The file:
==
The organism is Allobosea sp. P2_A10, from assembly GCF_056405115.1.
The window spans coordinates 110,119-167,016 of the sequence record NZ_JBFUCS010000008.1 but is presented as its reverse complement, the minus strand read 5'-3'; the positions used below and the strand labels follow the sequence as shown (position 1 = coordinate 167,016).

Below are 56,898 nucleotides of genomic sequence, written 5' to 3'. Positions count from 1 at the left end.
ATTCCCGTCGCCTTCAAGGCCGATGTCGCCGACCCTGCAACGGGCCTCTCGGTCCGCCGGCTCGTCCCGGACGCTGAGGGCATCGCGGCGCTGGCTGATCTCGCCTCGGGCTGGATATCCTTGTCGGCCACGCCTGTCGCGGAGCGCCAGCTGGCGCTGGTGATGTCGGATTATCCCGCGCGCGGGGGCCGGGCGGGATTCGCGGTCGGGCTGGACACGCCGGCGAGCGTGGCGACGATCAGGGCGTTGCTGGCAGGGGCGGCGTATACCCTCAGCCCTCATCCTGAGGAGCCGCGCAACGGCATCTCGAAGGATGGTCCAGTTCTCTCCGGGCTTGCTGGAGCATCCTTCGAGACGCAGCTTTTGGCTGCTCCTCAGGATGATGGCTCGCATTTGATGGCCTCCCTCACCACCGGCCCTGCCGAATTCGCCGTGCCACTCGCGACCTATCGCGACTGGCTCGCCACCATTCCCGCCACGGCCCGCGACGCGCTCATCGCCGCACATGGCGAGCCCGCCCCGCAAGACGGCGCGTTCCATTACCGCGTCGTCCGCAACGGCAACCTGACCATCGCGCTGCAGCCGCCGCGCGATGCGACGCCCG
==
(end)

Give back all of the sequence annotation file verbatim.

The organism is Allobosea sp. P2_A10, from assembly GCF_056405115.1.
The window spans coordinates 110,119-167,016 of the sequence record NZ_JBFUCS010000008.1 but is presented as its reverse complement, the minus strand read 5'-3'; the positions used below and the strand labels follow the sequence as shown (position 1 = coordinate 167,016).

Below are 56,898 nucleotides of genomic sequence, written 5' to 3'. Positions count from 1 at the left end.
ATTCCCGTCGCCTTCAAGGCCGATGTCGCCGACCCTGCAACGGGCCTCTCGGTCCGCCGGCTCGTCCCGGACGCTGAGGGCATCGCGGCGCTGGCTGATCTCGCCTCGGGCTGGATATCCTTGTCGGCCACGCCTGTCGCGGAGCGCCAGCTGGCGCTGGTGATGTCGGATTATCCCGCGCGCGGGGGCCGGGCGGGATTCGCGGTCGGGCTGGACACGCCGGCGAGCGTGGCGACGATCAGGGCGTTGCTGGCAGGGGCGGCGTATACCCTCAGCCCTCATCCTGAGGAGCCGCGCAACGGCATCTCGAAGGATGGTCCAGTTCTCTCCGGGCTTGCTGGAGCATCCTTCGAGACGCAGCTTTTGGCTGCTCCTCAGGATGATGGCTCGCATTTGATGGCCTCCCTCACCACCGGCCCTGCCGAATTCGCCGTGCCACTCGCGACCTATCGCGACTGGCTCGCCACCATTCCCGCCACGGCCCGCGACGCGCTCATCGCCGCACATGGCGAGCCCGCCCCGCAAGACGGCGCGTTCCATTACCGCGTCGTCCGCAACGGCAACCTGACCATCGCGCTGCAGCCGCCGCGCGATGCGACGCCCG